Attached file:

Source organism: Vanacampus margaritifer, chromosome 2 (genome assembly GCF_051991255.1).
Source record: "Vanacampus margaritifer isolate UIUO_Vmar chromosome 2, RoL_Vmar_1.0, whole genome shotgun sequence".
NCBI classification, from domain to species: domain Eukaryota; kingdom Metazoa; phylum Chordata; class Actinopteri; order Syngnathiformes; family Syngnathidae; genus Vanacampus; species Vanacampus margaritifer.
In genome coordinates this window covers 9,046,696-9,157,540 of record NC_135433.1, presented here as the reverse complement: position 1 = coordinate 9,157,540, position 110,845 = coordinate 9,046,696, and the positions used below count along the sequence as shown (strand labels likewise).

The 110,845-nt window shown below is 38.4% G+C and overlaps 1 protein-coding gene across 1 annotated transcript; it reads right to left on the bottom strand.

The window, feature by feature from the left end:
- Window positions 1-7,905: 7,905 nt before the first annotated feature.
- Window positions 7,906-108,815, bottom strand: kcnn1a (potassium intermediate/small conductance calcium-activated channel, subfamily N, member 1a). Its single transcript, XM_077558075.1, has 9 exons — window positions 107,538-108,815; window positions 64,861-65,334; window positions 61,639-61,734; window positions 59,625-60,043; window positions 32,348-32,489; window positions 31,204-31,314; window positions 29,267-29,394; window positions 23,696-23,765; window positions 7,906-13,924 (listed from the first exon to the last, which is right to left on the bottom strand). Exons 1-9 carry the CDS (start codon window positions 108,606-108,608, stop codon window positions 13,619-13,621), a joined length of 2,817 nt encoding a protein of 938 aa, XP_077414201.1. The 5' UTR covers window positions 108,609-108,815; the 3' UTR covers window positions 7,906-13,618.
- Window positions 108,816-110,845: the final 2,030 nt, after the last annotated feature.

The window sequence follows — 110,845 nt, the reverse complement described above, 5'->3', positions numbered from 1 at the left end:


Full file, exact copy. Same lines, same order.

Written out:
Source organism: Vanacampus margaritifer, chromosome 2 (genome assembly GCF_051991255.1).
Source record: "Vanacampus margaritifer isolate UIUO_Vmar chromosome 2, RoL_Vmar_1.0, whole genome shotgun sequence".
NCBI classification, from domain to species: domain Eukaryota; kingdom Metazoa; phylum Chordata; class Actinopteri; order Syngnathiformes; family Syngnathidae; genus Vanacampus; species Vanacampus margaritifer.
In genome coordinates this window covers 9,046,696-9,157,540 of record NC_135433.1, presented here as the reverse complement: position 1 = coordinate 9,157,540, position 110,845 = coordinate 9,046,696, and the positions used below count along the sequence as shown (strand labels likewise).

The 110,845-nt window shown below is 38.4% G+C and overlaps 1 protein-coding gene across 1 annotated transcript; it reads right to left on the bottom strand.

The window, feature by feature from the left end:
- Window positions 1-7,905: 7,905 nt before the first annotated feature.
- Window positions 7,906-108,815, bottom strand: kcnn1a (potassium intermediate/small conductance calcium-activated channel, subfamily N, member 1a). Its single transcript, XM_077558075.1, has 9 exons — window positions 107,538-108,815; window positions 64,861-65,334; window positions 61,639-61,734; window positions 59,625-60,043; window positions 32,348-32,489; window positions 31,204-31,314; window positions 29,267-29,394; window positions 23,696-23,765; window positions 7,906-13,924 (listed from the first exon to the last, which is right to left on the bottom strand). Exons 1-9 carry the CDS (start codon window positions 108,606-108,608, stop codon window positions 13,619-13,621), a joined length of 2,817 nt encoding a protein of 938 aa, XP_077414201.1. The 5' UTR covers window positions 108,609-108,815; the 3' UTR covers window positions 7,906-13,618.
- Window positions 108,816-110,845: the final 2,030 nt, after the last annotated feature.

The window sequence follows — 110,845 nt, the reverse complement described above, 5'->3', positions numbered from 1 at the left end: